1) What is special about the International Code?

Old style norms, codes and standards for telehealth (including telecare) have often been top-down and prescriptive. But the International Code is different because it embodies an approach that is strategic, flexible and user-oriented. This approach enables the services to operate more flexibly and in more imaginative ways. Assessments (and certifications) of telehealth services against the requirements of the Code are, therefore, more about judgements than they are about strict measures of performance.

What drives the International Code is a strong belief in ethical, open and responsible service provision. This impacts, of course, not just on the way that services are provided but on the design and configuration of the technologies harnessed.

The main consideration is the ways in which services can foster personal well-being as well as clinical health. This means that the ‘position’ of the International Code is, in large part, within the arena of public and preventative health and relates, therefore, to services provided both in more localised community settings and also in regional national or international contexts.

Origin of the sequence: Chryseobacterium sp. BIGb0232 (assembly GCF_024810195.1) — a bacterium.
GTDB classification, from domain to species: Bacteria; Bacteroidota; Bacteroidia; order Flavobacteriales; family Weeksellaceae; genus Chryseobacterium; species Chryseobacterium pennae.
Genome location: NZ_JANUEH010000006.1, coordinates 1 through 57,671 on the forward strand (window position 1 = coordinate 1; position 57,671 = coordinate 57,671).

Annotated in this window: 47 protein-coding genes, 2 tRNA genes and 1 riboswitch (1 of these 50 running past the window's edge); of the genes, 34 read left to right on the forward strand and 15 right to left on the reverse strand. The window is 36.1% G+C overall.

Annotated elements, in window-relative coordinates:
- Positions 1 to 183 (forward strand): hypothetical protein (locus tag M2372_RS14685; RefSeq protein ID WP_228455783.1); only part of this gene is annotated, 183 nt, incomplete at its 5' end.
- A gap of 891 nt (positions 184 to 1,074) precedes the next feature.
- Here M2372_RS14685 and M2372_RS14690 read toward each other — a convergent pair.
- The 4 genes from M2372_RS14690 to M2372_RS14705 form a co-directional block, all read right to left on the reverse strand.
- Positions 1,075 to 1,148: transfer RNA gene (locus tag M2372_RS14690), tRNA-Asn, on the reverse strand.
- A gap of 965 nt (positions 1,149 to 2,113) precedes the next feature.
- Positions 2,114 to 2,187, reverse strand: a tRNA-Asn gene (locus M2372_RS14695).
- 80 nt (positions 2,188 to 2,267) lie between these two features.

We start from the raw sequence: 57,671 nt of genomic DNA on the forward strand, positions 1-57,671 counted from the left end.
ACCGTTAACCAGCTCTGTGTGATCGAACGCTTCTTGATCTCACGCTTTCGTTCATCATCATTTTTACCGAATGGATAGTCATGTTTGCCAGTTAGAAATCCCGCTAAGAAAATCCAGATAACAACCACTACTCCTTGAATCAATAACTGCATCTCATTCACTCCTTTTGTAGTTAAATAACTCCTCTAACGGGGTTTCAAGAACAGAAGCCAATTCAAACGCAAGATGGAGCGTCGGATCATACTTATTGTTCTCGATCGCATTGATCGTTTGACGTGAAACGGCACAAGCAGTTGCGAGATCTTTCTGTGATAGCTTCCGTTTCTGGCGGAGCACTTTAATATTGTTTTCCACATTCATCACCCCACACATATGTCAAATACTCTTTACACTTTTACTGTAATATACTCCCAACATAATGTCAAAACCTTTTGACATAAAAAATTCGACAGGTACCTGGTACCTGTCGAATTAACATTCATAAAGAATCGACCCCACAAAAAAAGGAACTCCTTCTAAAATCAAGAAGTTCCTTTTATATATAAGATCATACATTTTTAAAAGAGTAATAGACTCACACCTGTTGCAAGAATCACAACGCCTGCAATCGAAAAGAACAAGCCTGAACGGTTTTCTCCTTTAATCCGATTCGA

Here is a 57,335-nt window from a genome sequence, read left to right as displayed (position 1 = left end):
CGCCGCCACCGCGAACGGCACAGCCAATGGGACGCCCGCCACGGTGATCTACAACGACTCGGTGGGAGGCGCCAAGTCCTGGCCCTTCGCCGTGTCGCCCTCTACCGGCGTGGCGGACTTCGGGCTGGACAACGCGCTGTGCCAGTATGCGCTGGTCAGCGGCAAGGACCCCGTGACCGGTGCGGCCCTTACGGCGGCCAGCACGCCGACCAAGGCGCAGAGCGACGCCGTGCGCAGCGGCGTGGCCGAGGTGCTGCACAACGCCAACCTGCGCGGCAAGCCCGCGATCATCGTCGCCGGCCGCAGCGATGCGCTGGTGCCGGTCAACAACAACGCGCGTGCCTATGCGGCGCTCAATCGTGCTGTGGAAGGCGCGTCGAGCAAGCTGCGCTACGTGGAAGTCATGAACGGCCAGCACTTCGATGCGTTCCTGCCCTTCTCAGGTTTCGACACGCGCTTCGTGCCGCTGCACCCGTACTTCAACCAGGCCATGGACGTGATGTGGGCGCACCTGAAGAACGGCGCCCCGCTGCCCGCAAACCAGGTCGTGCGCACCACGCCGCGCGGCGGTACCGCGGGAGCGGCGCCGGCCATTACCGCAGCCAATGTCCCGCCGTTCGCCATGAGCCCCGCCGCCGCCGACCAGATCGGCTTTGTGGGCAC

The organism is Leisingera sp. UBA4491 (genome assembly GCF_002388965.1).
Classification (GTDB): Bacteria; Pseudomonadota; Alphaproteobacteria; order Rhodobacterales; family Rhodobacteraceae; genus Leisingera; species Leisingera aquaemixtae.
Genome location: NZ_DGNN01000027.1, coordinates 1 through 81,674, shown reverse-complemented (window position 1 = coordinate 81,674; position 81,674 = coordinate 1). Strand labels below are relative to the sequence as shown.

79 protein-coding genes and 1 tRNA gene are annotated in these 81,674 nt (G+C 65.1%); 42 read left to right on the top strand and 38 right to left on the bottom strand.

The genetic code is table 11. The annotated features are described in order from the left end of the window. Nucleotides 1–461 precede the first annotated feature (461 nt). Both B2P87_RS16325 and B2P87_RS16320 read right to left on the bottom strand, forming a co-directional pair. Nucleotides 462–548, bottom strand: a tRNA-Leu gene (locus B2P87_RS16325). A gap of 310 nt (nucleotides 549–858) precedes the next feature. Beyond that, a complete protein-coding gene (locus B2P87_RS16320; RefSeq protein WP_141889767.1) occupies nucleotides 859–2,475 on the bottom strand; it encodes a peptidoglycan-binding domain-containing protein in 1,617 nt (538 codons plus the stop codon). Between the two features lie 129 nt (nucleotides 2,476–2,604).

Our emphasis on ethical and responsible service provision justifies the requirements (as set out within the International Code) for services, in order to be certified, to be open about their policies and practices, as well as about the way they operate. Services must, for instance, post key documents and declarations on their websites or in the Discovery Zone of the TQG website. This enables them to demonstrate their ‘accessibility’ and, in part therefore, their accountability to users as well as to other stakeholders (including regulatory bodies).

A strong emphasis, it can be noted, is given to the way that personal data is held and secured – this representing a particular concern in our current context of global communications networks.

2) What kinds of services are covered by the International Code?